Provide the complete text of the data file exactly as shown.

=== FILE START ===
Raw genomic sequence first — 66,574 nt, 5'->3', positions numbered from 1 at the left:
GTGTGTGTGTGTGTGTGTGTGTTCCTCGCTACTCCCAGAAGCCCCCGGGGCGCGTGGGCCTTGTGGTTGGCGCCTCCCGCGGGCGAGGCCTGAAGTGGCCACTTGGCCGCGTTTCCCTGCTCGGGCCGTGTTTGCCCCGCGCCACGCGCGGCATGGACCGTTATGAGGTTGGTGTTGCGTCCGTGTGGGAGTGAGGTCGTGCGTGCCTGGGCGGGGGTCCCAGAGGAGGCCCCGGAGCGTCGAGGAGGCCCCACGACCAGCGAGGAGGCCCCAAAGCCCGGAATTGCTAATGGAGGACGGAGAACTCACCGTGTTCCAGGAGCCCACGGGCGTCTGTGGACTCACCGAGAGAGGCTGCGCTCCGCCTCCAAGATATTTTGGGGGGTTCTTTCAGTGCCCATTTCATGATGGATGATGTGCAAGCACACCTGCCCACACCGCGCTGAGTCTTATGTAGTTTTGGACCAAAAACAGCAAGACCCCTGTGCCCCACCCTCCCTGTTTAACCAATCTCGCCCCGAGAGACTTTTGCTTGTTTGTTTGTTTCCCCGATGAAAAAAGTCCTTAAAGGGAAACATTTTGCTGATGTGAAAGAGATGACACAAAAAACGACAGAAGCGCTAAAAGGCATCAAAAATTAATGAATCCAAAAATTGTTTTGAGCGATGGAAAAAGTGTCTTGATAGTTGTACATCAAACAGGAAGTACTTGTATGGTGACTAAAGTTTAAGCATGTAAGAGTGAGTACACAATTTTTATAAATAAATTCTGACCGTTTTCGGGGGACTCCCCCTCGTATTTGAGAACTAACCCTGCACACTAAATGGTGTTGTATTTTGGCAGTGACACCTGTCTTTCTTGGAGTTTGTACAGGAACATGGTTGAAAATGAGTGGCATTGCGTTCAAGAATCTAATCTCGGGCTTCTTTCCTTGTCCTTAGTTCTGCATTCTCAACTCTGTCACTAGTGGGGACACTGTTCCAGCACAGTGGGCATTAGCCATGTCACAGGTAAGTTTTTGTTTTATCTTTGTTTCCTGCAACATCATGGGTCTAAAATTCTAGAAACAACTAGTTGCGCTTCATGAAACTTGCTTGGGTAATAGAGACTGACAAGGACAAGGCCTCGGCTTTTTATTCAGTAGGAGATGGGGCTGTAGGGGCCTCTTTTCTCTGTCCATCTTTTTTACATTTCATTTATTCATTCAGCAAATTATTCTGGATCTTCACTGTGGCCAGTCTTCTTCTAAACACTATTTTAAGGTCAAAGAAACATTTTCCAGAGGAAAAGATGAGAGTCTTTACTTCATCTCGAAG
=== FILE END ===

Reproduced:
Raw genomic sequence first — 66,574 nt, 5'->3', positions numbered from 1 at the left:
GTGTGTGTGTGTGTGTGTGTGTTCCTCGCTACTCCCAGAAGCCCCCGGGGCGCGTGGGCCTTGTGGTTGGCGCCTCCCGCGGGCGAGGCCTGAAGTGGCCACTTGGCCGCGTTTCCCTGCTCGGGCCGTGTTTGCCCCGCGCCACGCGCGGCATGGACCGTTATGAGGTTGGTGTTGCGTCCGTGTGGGAGTGAGGTCGTGCGTGCCTGGGCGGGGGTCCCAGAGGAGGCCCCGGAGCGTCGAGGAGGCCCCACGACCAGCGAGGAGGCCCCAAAGCCCGGAATTGCTAATGGAGGACGGAGAACTCACCGTGTTCCAGGAGCCCACGGGCGTCTGTGGACTCACCGAGAGAGGCTGCGCTCCGCCTCCAAGATATTTTGGGGGGTTCTTTCAGTGCCCATTTCATGATGGATGATGTGCAAGCACACCTGCCCACACCGCGCTGAGTCTTATGTAGTTTTGGACCAAAAACAGCAAGACCCCTGTGCCCCACCCTCCCTGTTTAACCAATCTCGCCCCGAGAGACTTTTGCTTGTTTGTTTGTTTCCCCGATGAAAAAAGTCCTTAAAGGGAAACATTTTGCTGATGTGAAAGAGATGACACAAAAAACGACAGAAGCGCTAAAAGGCATCAAAAATTAATGAATCCAAAAATTGTTTTGAGCGATGGAAAAAGTGTCTTGATAGTTGTACATCAAACAGGAAGTACTTGTATGGTGACTAAAGTTTAAGCATGTAAGAGTGAGTACACAATTTTTATAAATAAATTCTGACCGTTTTCGGGGGACTCCCCCTCGTATTTGAGAACTAACCCTGCACACTAAATGGTGTTGTATTTTGGCAGTGACACCTGTCTTTCTTGGAGTTTGTACAGGAACATGGTTGAAAATGAGTGGCATTGCGTTCAAGAATCTAATCTCGGGCTTCTTTCCTTGTCCTTAGTTCTGCATTCTCAACTCTGTCACTAGTGGGGACACTGTTCCAGCACAGTGGGCATTAGCCATGTCACAGGTAAGTTTTTGTTTTATCTTTGTTTCCTGCAACATCATGGGTCTAAAATTCTAGAAACAACTAGTTGCGCTTCATGAAACTTGCTTGGGTAATAGAGACTGACAAGGACAAGGCCTCGGCTTTTTATTCAGTAGGAGATGGGGCTGTAGGGGCCTCTTTTCTCTGTCCATCTTTTTTACATTTCATTTATTCATTCAGCAAATTATTCTGGATCTTCACTGTGGCCAGTCTTCTTCTAAACACTATTTTAAGGTCAAAGAAACATTTTCCAGAGGAAAAGATGAGAGTCTTTACTTCATCTCGAAG